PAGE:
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I talk a TON about the things you SHOULD do during postpartum recovery – because I want you to be well prepared going into it… but not that much is said about the big list of what NOT to do after giving birth! 

I don’t mean to sound like a drill Sargent, but your body just underwent a pretty phenomenal and grueling experience… it’s NOT just a regular Tuesday afternoon over here.

There are a few things that we should not do in the first week or two (or longer) after giving birth that seem really obvious, and some that aren’t as obvious!

20 things to avoid after giving birth (at least for the first few weeks!)

I am not a doctor – I don’t even pretend to be on on TV! This is not medical advice. This is just my experiences. You should ask your doctor about all things concerning you postpartum. 

Firstly, Do NOT ignore the signs that you need to see a dr!

It can be easy for us to ignore our own health in the first week postpartum – we are so excited to have baby with us, and excited about NOT being pregnant – plus, we know we just went through a small war… so we expect to feel kind of crappy.

But there are a few things to watch out for, indications that there could be something wrong, and if any of these things happens you NEED to call your doctor immediately.

  • You have bleeding that soaks a pad every hour for two hours. This could be too much bleeding.
  • You pass clots larger than a quarter.
  • You have a foul odor coming from your vagina. (I mean it’s not going to smell like flowers, but if it smells BAD… that’s bad.)
  • You have no bleeding whatsoever.
  • You have a fever of 101 or higher.
  • You are in terrible pain.
  • You have swelling, redness or discharge from your cesarean incision or episiotomy site. This may be a sign of infection.
  • Problems urinating including the inability to urinate, burning while urinating, or extremely dark urine. This could be dehydration, an infection, or other complication.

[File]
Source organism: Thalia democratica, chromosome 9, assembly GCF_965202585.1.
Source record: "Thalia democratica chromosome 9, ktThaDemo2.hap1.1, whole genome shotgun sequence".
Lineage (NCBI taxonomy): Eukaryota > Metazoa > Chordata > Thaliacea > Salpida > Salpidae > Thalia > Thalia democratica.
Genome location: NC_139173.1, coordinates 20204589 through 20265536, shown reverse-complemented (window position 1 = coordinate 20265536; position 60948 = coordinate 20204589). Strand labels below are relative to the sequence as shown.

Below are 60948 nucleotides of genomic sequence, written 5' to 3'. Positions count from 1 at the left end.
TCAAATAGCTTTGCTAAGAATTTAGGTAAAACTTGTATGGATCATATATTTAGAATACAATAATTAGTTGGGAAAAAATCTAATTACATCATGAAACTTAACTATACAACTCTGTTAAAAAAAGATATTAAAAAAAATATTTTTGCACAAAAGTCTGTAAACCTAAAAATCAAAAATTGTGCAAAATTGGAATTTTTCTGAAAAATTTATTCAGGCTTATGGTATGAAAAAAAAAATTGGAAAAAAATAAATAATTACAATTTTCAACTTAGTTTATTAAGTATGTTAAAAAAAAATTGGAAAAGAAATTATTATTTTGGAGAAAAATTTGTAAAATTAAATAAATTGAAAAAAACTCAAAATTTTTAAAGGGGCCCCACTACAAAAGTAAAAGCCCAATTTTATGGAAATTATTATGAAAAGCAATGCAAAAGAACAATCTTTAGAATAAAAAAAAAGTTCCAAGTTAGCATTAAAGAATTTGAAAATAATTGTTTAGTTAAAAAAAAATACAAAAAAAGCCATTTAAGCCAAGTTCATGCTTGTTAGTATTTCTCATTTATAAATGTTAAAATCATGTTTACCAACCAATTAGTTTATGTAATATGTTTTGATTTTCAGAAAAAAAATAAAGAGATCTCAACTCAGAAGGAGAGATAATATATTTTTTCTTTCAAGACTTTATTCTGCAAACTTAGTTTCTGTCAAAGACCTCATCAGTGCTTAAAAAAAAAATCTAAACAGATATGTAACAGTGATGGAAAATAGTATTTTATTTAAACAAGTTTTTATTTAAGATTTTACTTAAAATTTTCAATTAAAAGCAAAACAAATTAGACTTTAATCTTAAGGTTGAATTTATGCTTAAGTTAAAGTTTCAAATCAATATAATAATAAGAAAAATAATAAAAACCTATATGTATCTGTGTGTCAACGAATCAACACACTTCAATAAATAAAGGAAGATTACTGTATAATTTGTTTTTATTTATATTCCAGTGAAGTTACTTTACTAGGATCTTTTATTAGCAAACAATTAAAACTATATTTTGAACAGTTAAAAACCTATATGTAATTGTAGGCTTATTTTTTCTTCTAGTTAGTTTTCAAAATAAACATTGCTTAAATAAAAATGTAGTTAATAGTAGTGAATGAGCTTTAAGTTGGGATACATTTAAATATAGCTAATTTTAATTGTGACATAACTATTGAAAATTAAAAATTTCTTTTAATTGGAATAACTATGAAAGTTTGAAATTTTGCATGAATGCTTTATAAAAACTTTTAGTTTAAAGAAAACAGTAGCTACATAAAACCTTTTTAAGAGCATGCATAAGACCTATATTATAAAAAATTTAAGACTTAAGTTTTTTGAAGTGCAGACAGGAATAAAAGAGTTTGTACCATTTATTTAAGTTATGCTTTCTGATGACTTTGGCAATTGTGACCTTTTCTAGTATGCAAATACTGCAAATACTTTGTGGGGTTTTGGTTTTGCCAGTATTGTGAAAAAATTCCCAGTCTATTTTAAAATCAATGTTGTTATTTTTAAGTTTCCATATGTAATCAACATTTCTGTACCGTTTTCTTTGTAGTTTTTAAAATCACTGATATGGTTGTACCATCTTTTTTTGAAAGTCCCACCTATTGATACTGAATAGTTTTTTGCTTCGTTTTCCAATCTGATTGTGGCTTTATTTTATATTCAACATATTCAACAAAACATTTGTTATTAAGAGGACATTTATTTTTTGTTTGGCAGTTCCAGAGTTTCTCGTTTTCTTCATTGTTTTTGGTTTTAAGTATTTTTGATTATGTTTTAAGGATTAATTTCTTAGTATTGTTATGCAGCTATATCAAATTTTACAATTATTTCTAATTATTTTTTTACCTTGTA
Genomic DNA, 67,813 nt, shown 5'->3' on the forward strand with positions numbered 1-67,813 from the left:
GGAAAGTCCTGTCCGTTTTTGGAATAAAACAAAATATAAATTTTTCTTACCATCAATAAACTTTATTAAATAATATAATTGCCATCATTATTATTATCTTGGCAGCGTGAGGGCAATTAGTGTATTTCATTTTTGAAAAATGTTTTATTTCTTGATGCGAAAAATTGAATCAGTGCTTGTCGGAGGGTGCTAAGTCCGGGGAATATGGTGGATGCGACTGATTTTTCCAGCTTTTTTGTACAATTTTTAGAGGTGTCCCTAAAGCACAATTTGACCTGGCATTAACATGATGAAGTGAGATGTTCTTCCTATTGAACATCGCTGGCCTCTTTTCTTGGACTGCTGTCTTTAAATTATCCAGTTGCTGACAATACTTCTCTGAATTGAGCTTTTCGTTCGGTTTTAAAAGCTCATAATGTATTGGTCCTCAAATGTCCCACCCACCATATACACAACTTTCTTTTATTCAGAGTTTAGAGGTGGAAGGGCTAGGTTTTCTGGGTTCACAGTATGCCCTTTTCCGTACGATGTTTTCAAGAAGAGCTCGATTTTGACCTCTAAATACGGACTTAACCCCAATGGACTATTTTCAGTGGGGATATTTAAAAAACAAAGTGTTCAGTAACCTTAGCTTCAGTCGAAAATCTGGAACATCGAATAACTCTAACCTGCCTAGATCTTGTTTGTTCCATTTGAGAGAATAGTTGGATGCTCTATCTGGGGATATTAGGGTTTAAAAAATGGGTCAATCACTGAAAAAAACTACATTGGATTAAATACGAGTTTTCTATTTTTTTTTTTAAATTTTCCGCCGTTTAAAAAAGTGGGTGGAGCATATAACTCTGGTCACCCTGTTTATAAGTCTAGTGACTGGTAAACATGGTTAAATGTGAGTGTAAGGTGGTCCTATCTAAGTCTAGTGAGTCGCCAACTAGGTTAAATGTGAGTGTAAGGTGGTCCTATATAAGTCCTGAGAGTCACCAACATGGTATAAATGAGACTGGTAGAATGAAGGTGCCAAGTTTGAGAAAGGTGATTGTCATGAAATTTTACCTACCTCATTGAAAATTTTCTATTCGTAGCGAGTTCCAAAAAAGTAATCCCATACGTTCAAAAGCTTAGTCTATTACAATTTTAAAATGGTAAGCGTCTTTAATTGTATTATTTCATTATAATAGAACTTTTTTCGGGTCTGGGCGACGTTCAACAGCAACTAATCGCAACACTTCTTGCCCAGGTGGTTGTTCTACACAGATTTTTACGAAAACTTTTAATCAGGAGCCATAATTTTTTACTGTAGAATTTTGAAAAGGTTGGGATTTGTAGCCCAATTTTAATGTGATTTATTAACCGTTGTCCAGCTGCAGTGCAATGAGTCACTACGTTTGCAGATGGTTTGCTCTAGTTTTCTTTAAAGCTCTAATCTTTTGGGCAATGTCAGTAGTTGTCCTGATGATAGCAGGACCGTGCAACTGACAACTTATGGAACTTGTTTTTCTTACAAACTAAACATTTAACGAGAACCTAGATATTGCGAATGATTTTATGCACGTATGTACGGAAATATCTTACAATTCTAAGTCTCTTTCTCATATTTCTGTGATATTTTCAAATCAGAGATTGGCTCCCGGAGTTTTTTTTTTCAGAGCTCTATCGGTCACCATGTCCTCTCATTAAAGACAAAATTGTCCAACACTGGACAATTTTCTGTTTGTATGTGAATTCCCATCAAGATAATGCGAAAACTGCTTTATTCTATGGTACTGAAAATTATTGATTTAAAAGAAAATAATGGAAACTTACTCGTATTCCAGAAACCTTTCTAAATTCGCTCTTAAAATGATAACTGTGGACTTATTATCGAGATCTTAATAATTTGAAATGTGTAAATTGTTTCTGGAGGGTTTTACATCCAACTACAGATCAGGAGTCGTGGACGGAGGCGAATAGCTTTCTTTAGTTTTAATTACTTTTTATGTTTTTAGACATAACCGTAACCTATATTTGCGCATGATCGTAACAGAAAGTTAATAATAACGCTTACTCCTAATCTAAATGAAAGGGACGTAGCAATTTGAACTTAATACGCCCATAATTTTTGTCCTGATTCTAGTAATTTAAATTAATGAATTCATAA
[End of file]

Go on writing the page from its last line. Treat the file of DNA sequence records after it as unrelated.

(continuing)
• You have any type of visual disturbance. You may be experiencing postpartum preeclampsia.
  • Severe headaches. This could be hormonal, or related to blood pressure but should be checked out.
  • Pain, warmth or tenderness in your legs.
  • Frequent nausea and vomiting.
  • Problems breathing. (Call 911)

And remember, googling your symptoms online can not replace actually SEEING a doctor, or at the very least talking to one on the phone. This is not a time to mess with your health. If something feels off, contact your doctor.

DO NOT GOOGLE EVERYTHING

This might seem like odd advice coming from an article you likely found… on google… but if you suspect something is wrong with you or your baby, googling it is a bad idea for two reasons:

  1. if there is nothing wrong, it will still freak you out
  2. if there is something wrong it won’t fix the problem

Talk to your doctor, talk to your mom, talk to friends that have kids – but don’t rely on Google.

Do not go swimming (or take a regular bath)

This isn’t because it’s more than messy.

This is because you now have an internal would where the placenta was attached. (And let’s face it, many of us end up with some external wounds as well. Getting that kid out is hard!)

But the internal wound is a big deal. Sitting in a lot of water can cause water to go “up”  and can take bacteria with it. Avoid infection by not getting in a pool or a full bath tub.

Showers are TOTALLY SAFE – and I personally used and love sitz baths postpartum. You don’t want to be unhygienic either.

Don’t use tampons

Whenever I hear this asked, I am honestly a little shocked anyone would think it – the LAST thing I wanted to do after having a baby was try to deal with any of that mess with a tampon. Maybe people asking “can I use tampons after giving birth?” are referring to … down the road? Like a couple months later? I dunno.

But even up ’till the 6 week mark postpartum, you can still have that internal wound where your placenta was attached – and you don’t want to do ANYTHING that could introduce bacteria and cause infection. Not to mention, I just don’t think it will be the most comfortable option.

Just use big cheap pads and change ’em out often.

Don’t have sex

Even if you felt up to it (and I bet you don’t) this is just one more way to introduce bacteria and slow healing.

Related: Postpartum Sex: Everything You Need to Know

Don’t assume you can’t get pregnant

Believe it or not, you can start to cycle within four weeks of giving birth.

Yes, that is too soon to have another baby.

Don’t strain while you poop

You’ve done enough straining. Straining can cause bleeding, damage stitches (or healing tissues), and it will outright hurt!

Drink lots of water, and take a stool softener for a few days.

Related: How to Heal Faster Postpartum

Don’t hold your pee for a long time

I didn’t want to PEE – it hurt so much!

But you want to be peeing every 2-3 hours postpartum. Your bladder is in there with all the stuff trying to heal up and while I don’t fully understand it all, I know it’s important. More on the bladder and how it is affected by pregnancy + delivery here.

to make this easier – I finally learned How to deal with the pain when peeing postpartum. 

Do not quit taking your prenatals

I know they’re called PREnatals but that doesn’t mean your body doesn’t need these same nutrients anymore POSTnatal!